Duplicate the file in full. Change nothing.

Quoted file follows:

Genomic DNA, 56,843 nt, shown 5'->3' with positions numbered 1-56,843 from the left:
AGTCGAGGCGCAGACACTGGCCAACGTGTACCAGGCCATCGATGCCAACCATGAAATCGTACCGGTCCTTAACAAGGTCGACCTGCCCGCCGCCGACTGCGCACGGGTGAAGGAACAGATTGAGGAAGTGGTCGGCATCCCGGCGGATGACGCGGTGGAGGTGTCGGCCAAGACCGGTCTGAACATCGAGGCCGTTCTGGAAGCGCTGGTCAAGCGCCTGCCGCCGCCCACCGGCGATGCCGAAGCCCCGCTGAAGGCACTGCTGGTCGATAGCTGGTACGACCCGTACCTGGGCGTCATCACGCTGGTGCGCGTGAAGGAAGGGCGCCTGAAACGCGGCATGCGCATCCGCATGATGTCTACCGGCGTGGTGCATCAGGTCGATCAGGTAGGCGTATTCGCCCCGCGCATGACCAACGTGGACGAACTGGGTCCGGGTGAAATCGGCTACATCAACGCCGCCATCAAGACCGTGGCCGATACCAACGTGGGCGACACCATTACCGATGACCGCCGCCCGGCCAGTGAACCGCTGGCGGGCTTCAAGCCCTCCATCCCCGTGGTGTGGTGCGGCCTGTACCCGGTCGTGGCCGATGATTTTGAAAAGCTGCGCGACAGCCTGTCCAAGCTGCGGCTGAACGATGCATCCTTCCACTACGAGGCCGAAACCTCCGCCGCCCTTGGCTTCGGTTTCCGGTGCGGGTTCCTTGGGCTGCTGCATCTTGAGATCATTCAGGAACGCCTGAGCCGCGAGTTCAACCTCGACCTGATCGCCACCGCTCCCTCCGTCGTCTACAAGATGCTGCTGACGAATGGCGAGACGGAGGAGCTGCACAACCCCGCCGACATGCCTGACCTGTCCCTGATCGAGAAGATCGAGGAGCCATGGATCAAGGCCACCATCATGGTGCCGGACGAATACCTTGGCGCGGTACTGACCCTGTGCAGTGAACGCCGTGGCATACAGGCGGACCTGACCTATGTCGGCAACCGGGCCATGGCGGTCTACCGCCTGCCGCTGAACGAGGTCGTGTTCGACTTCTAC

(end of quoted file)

Genomic DNA, 56,843 nt, shown 5'->3' with positions numbered 1-56,843 from the left:
AGTCGAGGCGCAGACACTGGCCAACGTGTACCAGGCCATCGATGCCAACCATGAAATCGTACCGGTCCTTAACAAGGTCGACCTGCCCGCCGCCGACTGCGCACGGGTGAAGGAACAGATTGAGGAAGTGGTCGGCATCCCGGCGGATGACGCGGTGGAGGTGTCGGCCAAGACCGGTCTGAACATCGAGGCCGTTCTGGAAGCGCTGGTCAAGCGCCTGCCGCCGCCCACCGGCGATGCCGAAGCCCCGCTGAAGGCACTGCTGGTCGATAGCTGGTACGACCCGTACCTGGGCGTCATCACGCTGGTGCGCGTGAAGGAAGGGCGCCTGAAACGCGGCATGCGCATCCGCATGATGTCTACCGGCGTGGTGCATCAGGTCGATCAGGTAGGCGTATTCGCCCCGCGCATGACCAACGTGGACGAACTGGGTCCGGGTGAAATCGGCTACATCAACGCCGCCATCAAGACCGTGGCCGATACCAACGTGGGCGACACCATTACCGATGACCGCCGCCCGGCCAGTGAACCGCTGGCGGGCTTCAAGCCCTCCATCCCCGTGGTGTGGTGCGGCCTGTACCCGGTCGTGGCCGATGATTTTGAAAAGCTGCGCGACAGCCTGTCCAAGCTGCGGCTGAACGATGCATCCTTCCACTACGAGGCCGAAACCTCCGCCGCCCTTGGCTTCGGTTTCCGGTGCGGGTTCCTTGGGCTGCTGCATCTTGAGATCATTCAGGAACGCCTGAGCCGCGAGTTCAACCTCGACCTGATCGCCACCGCTCCCTCCGTCGTCTACAAGATGCTGCTGACGAATGGCGAGACGGAGGAGCTGCACAACCCCGCCGACATGCCTGACCTGTCCCTGATCGAGAAGATCGAGGAGCCATGGATCAAGGCCACCATCATGGTGCCGGACGAATACCTTGGCGCGGTACTGACCCTGTGCAGTGAACGCCGTGGCATACAGGCGGACCTGACCTATGTCGGCAACCGGGCCATGGCGGTCTACCGCCTGCCGCTGAACGAGGTCGTGTTCGACTTCTAC